Obtaining Viscoelastic Properties from Instrumented Indentation

Conference paper
Part of the Conference Proceedings of the Society for Experimental Mechanics Series book series (CPSEMS)

Abstract

Instrumented indentation is a powerful tool for probing small-scale mechanical behaviors of “soft” materials, such as polymers, composites, and biomaterials [1-3]. Since many soft materials deform viscoelastically, it is important to develop robust analysis methods for obtaining viscoelastic properties from indentation measurements. Extending the early work by such pioneers as Lee [4], Radok [5], Lee and Radok [6], Hunter [7], Gramham [8], and Ting [9], a number of authors have recently proposed methods for determining viscoelastic properties from indentation measurements [10-33]. In this presentation, we will discuss our recent results on modeling instrumented indentation in linear viscoelastic solids [34-40]. We will first examine the relationships between initial unloading slope, contact depth, and viscoelastic properties for various loading conditions, including load- or displacement-control [35-37]. We will then discuss several commonly used methods, such as the "hold-at-peak-load" and "hold-at-the-maximum-depth" techniques [38]. We will also evaluate methods for obtaining storage and loss modulus using dynamic indentation using either spherical or pyramidal indenters [39]. Furthermore, we will discuss a set of newly proposed methods for measuring shear relaxation modulus and creep compliance using axisymmetric indenters of power-law profiles [40]. Results on indentation in viscoplastic solids will also be presented. These investigations may help improve instrumented indentation techniques for measuring mechanical properties of soft materials.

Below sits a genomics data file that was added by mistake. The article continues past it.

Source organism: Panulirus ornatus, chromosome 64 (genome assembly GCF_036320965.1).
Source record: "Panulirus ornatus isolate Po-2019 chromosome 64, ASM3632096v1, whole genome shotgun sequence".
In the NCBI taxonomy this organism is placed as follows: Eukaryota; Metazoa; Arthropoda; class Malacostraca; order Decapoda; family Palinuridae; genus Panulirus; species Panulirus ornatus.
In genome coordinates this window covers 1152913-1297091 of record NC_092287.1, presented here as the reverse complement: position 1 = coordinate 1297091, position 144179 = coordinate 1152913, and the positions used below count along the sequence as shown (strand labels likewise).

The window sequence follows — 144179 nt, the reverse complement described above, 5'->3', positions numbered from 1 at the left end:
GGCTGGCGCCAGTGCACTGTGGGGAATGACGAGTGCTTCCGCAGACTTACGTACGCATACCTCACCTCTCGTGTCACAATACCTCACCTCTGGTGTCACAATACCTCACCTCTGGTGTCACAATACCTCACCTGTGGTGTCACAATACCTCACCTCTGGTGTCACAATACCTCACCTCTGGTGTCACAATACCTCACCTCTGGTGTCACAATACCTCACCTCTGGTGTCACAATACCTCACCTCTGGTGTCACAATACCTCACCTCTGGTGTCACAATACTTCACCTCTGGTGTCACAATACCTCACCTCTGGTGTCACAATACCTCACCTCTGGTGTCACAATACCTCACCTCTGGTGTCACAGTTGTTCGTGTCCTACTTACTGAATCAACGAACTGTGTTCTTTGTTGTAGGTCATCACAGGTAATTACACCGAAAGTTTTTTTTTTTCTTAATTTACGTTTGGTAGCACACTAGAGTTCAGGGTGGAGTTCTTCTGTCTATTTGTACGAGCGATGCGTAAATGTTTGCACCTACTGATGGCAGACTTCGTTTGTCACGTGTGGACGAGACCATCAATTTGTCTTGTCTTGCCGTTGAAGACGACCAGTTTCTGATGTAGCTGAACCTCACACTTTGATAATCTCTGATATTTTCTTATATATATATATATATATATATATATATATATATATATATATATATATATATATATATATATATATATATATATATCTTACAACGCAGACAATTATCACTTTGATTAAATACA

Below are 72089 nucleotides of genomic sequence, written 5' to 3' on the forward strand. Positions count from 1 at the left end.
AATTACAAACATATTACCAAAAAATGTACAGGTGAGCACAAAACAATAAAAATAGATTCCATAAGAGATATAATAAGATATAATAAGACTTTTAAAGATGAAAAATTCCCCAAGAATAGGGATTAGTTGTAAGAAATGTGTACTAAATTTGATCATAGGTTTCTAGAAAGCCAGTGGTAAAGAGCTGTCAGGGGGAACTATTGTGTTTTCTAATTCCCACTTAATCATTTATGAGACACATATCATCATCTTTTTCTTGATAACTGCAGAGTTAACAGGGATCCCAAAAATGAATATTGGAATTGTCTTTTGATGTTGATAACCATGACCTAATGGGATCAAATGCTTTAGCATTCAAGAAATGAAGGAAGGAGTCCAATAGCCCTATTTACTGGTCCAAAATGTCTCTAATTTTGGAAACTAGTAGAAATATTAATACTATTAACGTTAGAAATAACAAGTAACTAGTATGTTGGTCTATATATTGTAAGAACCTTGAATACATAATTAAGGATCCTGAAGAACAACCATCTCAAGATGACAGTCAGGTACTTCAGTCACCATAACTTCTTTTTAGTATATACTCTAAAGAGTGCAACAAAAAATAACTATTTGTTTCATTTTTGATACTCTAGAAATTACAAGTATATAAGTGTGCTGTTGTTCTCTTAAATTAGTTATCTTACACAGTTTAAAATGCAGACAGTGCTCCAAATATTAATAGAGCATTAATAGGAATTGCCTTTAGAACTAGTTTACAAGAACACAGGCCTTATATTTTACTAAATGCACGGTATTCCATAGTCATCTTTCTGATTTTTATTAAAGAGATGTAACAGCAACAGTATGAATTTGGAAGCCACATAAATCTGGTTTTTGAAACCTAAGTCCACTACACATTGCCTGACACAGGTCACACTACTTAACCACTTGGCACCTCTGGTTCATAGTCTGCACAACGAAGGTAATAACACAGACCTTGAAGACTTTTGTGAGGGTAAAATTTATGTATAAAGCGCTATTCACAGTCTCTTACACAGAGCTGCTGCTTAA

Keywords

Selenium Pyramid 

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Copyright information

© Springer Science+Business Media, LLC 2011

Authors and Affiliations

  1. 1.Department of Chemical and Materials EngineeringUniversity of KentuckyLexingtonUSA

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